So it turns out that, contrary to what your SAT scores told you, we can actually get smarter day by day—depending on what we do with our days. As Annie Murphy Paul reports, intelligence isn't set in stone—it's fluid.
This fluidity comes from all sorts of things: the way we think about ourselves, the expertise we develop, the people we surround ourselves with. In short, the way we live our lives shapes our minds, in some seriously mysterious ways.
1) Your mind-set makes you smarter.
Carol Dweck, the Stanford psychologist, has identified two mind-sets that shape, well, our minds. There's the fixed mind-set, in which you think your thinking abilities can't change. Then there's the growth mind-set, in which your thinking abilities can be developed.
"These beliefs matter," Paul observes, "because they influence how we think about our own abilities, how we perceive the world around us, and how we act when faced with a challenge or with adversity."
The question, then, is how to own our development—which is a matter of deliberate practice.
2) Your concentration makes you smarter.
If we consider intelligence to be our ability to solve complex tasks, then we need to appreciate how to deal with complexity—namely, with sustained focus, since that's the only way we can load difficult problems into our heads.
This requires being able to stay with a task. You can do that externally, for example, by finally shutting off your distracting phone, or internally, for example by training your attention. If you don't attend to your attention—for instance if you're multitasking all the time—then your brain will lose its ability to focus.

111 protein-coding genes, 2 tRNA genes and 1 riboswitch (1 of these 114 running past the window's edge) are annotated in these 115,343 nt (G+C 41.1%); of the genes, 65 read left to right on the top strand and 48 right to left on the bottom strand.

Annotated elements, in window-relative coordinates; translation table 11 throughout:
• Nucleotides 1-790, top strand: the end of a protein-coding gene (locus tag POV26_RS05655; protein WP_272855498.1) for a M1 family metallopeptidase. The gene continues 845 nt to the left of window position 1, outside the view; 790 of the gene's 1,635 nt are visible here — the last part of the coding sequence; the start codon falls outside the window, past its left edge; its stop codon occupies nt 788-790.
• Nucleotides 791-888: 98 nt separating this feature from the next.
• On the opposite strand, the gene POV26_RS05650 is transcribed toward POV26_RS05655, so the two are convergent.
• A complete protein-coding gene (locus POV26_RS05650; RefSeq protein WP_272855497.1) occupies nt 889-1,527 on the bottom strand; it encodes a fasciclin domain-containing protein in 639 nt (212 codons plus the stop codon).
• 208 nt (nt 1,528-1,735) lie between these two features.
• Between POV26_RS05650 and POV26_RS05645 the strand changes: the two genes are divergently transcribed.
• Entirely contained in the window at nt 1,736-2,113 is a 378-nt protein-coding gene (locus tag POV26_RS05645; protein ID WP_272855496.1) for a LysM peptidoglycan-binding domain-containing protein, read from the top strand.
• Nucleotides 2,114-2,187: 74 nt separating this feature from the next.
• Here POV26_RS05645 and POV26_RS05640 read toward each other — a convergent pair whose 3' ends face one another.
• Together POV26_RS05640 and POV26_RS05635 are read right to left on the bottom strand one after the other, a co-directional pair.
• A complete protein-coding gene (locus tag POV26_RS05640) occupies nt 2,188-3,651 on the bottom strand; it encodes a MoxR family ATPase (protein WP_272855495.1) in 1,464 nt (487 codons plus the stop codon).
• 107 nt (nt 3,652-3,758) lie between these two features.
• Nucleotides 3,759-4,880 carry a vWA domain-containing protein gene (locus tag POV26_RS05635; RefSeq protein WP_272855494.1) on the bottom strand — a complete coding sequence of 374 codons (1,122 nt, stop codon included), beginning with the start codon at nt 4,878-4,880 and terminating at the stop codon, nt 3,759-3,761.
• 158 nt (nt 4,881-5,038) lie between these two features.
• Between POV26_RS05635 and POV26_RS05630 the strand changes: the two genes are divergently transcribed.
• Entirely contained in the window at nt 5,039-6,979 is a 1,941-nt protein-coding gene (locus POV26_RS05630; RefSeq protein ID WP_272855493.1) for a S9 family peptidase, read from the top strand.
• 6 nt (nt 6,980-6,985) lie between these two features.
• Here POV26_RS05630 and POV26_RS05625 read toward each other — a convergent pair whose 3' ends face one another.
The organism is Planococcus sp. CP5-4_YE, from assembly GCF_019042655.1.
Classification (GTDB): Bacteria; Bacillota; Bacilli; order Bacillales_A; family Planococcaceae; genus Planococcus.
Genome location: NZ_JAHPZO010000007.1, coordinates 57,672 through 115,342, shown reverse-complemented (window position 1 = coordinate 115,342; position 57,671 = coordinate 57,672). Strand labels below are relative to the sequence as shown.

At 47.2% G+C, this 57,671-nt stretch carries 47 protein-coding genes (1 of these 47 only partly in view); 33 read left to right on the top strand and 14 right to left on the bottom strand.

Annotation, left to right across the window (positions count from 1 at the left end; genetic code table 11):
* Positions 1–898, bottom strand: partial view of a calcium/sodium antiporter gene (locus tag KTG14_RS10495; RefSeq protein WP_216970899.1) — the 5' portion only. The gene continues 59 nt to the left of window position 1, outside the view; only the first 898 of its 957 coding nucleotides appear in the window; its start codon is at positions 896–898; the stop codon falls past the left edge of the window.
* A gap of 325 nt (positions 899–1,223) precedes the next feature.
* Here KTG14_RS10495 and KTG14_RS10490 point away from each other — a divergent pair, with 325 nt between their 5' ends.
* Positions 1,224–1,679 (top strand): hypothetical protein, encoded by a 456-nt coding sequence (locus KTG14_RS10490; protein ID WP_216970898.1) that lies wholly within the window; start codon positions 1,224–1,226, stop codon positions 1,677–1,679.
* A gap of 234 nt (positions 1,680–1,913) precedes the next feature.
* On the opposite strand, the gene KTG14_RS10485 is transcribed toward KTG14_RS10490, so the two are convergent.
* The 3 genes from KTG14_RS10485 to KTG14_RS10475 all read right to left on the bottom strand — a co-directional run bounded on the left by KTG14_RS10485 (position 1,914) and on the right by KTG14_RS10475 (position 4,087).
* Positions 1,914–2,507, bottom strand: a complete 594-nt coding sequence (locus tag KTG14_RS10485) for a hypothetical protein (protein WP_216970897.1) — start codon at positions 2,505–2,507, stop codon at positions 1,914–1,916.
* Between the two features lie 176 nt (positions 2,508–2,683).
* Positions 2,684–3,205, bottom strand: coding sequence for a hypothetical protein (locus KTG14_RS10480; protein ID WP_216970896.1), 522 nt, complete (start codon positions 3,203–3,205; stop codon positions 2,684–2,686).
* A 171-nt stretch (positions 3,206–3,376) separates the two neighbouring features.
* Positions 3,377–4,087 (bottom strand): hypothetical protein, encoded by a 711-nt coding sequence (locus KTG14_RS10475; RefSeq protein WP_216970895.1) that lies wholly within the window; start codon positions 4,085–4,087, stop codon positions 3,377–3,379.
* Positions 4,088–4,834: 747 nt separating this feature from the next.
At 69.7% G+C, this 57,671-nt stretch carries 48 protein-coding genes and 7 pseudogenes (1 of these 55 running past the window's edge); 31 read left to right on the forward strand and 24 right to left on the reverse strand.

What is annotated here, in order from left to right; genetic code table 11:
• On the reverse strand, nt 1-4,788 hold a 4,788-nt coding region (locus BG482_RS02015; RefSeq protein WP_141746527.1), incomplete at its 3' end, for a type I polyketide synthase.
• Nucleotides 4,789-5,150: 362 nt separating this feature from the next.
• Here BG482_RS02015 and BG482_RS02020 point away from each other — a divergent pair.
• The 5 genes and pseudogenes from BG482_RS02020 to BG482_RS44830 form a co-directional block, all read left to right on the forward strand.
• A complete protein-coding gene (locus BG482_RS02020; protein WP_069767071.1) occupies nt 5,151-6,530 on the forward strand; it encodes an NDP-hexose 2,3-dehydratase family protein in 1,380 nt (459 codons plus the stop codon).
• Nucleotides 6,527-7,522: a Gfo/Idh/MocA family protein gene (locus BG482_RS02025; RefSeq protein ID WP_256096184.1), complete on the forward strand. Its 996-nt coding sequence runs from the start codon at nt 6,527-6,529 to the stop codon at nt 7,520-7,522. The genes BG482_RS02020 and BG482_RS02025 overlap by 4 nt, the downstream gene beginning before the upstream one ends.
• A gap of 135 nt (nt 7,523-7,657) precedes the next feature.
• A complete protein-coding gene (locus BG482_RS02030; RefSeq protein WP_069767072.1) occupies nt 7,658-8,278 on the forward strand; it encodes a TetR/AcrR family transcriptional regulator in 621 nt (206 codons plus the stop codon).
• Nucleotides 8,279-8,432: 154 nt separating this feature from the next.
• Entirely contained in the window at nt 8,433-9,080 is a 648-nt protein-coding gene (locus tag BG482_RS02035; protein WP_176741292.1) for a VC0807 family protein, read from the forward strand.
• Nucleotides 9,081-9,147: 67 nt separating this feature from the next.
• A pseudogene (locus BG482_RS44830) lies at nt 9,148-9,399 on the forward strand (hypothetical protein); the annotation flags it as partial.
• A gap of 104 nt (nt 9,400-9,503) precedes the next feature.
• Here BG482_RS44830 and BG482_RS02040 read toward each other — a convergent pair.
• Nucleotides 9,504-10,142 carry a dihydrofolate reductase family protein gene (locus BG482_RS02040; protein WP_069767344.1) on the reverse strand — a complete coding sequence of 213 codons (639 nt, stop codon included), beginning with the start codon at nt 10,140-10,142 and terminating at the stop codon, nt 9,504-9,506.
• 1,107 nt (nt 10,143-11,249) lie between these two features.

Then you won't be able to solve complex problems. Or, put dumbly, you'll get dumber.
3) Your food makes you smarter.
Eating the right breakfast (hint: it's protein rich) correlates with higher cognitive functioning.
4) Your rest makes you smarter.
5) Your relationships make you smarter.
Having a partner makes you smarter. As Paul puts it:
You’ve experienced (the way relying on others makes you smarter) if you have a spouse or significant other: it’s likely that one of you is "in charge" of remembering when the car needs to go in for inspection, while the other is "in charge" of remembering relatives’ birthdays. This is called transactive memory, and it’s just one of the ways that relationships with others can make us smarter than we would be on our own.
Having lots of friends makes you smarter, too. People with diverse connections have better ideas than people with homogenous connections.
Why? Because, as any network science nerd will tell you, they're able to share their ideas with a broader range of people who have a broader range of perspectives and give a broader range of feedback, helping the idea take a more considered final form. The proof in the conversational pudding: Darwin talked about evolution for 20 years before setting his ideas down in the Origin of Species.
How do you make yourself smarter? Please share with us—and other readers—in the comments below.
Hat tip: The Brilliant Report
[Image: Flickr user Justin De La Ornellas]